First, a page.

See more photos here: https://www.flickr.com/gp/140043503@N03/PJAg3e
To fully experience Chinese New Year, my friend Melissa graciously invited me to her family gathering at her parents’ home. Melissa lives in Singapore, but I originally met her four years ago while we were both on exchange in France. At her family’s Chinese New Year celebration, I met her parents, siblings, uncles, aunts and cousins along with Melissa’s incredibly cute dog, Monty. I’m glad I decided to wear my red dress, because it is considered to be a lucky colour in the Chinese culture. All of Melissa’s family members wore a little bit of red. Melissa and her sister each brought two oranges which represented prosperity and gave them to Melissa’s mother. Red envelopes were also distributed and I was very thankful to not only receive one, but two!
Everyone chatted while tasting an assortment of sweets, cookies, and goodies (all very delicious) along with tea. This was to balance the “hot” and “cold”. For lunch we had chicken rice which is very popular in Singapore!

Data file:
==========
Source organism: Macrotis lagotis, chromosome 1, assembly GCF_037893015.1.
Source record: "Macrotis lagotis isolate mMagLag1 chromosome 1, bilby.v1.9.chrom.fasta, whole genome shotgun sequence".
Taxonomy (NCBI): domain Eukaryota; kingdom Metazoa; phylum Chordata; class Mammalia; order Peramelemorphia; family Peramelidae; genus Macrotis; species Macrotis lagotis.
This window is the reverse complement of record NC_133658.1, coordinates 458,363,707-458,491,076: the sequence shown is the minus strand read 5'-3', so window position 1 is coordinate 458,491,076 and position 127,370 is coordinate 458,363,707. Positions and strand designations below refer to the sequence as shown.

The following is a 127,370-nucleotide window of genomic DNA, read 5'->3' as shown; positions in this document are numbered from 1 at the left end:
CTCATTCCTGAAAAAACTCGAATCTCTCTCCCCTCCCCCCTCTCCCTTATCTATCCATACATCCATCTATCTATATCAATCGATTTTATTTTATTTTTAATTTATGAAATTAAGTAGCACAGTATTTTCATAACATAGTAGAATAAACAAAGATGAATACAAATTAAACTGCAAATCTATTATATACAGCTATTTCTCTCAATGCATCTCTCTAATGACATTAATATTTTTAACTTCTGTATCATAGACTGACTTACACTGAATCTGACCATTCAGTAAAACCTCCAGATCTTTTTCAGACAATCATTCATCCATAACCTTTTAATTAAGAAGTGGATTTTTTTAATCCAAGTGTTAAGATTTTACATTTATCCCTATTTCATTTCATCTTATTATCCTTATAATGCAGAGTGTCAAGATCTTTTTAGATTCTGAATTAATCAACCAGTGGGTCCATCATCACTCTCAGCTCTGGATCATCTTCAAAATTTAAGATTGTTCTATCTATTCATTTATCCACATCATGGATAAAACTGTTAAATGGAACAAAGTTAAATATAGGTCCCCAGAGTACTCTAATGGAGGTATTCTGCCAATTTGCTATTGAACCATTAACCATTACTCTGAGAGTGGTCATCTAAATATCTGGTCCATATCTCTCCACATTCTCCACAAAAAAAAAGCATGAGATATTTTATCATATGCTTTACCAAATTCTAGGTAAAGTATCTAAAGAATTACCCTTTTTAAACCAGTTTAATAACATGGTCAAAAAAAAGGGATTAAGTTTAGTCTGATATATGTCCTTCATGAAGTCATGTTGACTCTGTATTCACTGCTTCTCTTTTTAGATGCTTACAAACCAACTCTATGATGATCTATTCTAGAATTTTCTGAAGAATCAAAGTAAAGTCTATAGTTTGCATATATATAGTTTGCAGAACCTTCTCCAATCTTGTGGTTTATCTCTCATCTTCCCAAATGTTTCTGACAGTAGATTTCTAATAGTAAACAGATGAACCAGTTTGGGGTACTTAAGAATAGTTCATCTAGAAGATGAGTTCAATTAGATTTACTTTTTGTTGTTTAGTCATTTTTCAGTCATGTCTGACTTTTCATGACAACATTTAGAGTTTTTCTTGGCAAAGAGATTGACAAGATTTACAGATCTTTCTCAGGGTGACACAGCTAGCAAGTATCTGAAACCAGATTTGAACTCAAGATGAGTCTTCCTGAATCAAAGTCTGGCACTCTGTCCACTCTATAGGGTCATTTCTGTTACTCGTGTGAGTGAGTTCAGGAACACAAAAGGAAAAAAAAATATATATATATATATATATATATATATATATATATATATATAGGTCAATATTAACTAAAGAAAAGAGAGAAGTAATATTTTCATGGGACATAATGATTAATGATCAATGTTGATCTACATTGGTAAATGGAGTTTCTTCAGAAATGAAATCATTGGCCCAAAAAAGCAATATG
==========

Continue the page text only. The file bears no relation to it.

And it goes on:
Melissa also mentioned that her and her friends partake in Lo Hei or Yusheng, also known as a prosperity toss. It is a tradition in Malaysia and Singapore, where people use chopsticks to toss pieces of a raw fish salad into the air. The higher the pieces fly, the more prosperous you will be in the coming year. It sounds fun and I would like to try it one day.Overall, celebrating with Melissa’s family was a great way to experience some of the traditions and customs embedded in Chinese New Year.
In the afternoon, I ventured to Singapore’s “Little India”. It’s composed of many crowded blocks with Indian restaurants, shops, temples, and more. I was so full from Melissa’s house couldn’t eat anything!
I continued walking and found Clarke Quay. Although, it is one of the main districts for nightlife it was pretty to see during the day as well.
When I reach Chinatown, it was decorated to the nines with lanterns, lights, and roosters. It was great to walk around there in the evening, especially when everything was alight. Unfortunately, many of the hawker stalls were closed there because of the CNY holiday.